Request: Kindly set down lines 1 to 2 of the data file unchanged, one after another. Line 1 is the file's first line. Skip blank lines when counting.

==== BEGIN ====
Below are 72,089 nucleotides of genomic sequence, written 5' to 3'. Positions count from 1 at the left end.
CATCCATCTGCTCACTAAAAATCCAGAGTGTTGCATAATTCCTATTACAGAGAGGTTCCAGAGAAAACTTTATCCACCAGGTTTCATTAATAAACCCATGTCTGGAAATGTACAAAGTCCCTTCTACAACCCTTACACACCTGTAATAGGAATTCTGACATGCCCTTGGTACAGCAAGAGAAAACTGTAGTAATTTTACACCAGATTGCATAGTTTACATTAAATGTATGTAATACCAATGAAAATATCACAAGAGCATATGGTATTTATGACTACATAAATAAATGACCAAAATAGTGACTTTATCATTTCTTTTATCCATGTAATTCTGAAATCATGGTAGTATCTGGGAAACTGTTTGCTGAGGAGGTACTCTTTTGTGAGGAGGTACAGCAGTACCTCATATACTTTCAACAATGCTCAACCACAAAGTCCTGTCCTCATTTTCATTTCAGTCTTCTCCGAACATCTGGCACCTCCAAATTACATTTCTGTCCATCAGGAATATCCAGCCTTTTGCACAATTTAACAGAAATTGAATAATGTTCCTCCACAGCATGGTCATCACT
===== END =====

Below are 72,089 nucleotides of genomic sequence, written 5' to 3'. Positions count from 1 at the left end.
CATCCATCTGCTCACTAAAAATCCAGAGTGTTGCATAATTCCTATTACAGAGAGGTTCCAGAGAAAACTTTATCCACCAGGTTTCATTAATAAACCCATGTCTGGAAATGTACAAAGTCCCTTCTACAACCCTTACACACCTGTAATAGGAATTCTGACATGCCCTTGGTACAGCAAGAGAAAACTGTAGTAATTTTACACCAGATTGCATAGTTTACATTAAATGTATGTAATACCAATGAAAATATCACAAGAGCATATGGTATTTATGACTACATAAATAAATGACCAAAATAGTGACTTTATCATTTCTTTTATCCATGTAATTCTGAAATCATGGTAGTATCTGGGAAACTGTTTGCTGAGGAGGTACTCTTTTGTGAGGAGGTACAGCAGTACCTCATATACTTTCAACAATGCTCAACCACAAAGTCCTGTCCTCATTTTCATTTCAGTCTTCTCCGAACATCTGGCACCTCCAAATTACATTTCTGTCCATCAGGAATATCCAGCCTTTTGCACAATTTAACAGAAATTGAATAATGTTCCTCCACAGCATGGTCATCACT